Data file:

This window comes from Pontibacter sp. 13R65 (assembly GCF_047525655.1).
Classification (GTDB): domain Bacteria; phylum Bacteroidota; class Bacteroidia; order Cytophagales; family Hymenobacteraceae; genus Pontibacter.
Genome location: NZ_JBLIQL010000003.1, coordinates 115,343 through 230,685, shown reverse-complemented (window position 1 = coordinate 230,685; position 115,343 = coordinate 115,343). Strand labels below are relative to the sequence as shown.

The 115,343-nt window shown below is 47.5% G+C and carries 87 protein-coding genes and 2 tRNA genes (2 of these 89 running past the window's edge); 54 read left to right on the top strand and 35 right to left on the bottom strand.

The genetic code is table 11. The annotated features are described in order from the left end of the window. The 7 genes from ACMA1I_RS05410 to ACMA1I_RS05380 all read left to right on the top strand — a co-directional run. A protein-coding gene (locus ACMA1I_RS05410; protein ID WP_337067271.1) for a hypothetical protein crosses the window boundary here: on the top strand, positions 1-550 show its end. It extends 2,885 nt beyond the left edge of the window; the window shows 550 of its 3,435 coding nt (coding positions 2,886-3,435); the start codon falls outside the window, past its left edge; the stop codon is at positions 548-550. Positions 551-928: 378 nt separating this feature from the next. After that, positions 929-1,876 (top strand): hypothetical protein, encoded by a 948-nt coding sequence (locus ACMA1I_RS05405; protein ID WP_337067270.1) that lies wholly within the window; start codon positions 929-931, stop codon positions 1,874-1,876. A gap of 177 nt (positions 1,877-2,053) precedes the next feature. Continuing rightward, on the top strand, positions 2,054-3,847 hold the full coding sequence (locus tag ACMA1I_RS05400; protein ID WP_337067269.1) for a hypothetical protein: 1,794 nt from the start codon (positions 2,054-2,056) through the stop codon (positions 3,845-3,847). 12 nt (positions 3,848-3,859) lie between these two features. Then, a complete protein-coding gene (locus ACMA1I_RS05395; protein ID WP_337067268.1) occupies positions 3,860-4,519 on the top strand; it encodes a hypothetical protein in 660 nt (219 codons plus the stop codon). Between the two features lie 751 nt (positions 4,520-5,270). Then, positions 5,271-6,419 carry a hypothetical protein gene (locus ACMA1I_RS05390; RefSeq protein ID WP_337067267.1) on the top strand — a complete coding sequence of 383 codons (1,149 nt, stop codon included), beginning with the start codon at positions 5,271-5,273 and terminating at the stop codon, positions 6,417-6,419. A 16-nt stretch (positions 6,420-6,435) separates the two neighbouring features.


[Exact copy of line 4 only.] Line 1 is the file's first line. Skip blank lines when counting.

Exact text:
The 115,343-nt window shown below is 47.5% G+C and carries 87 protein-coding genes and 2 tRNA genes (2 of these 89 running past the window's edge); 54 read left to right on the top strand and 35 right to left on the bottom strand.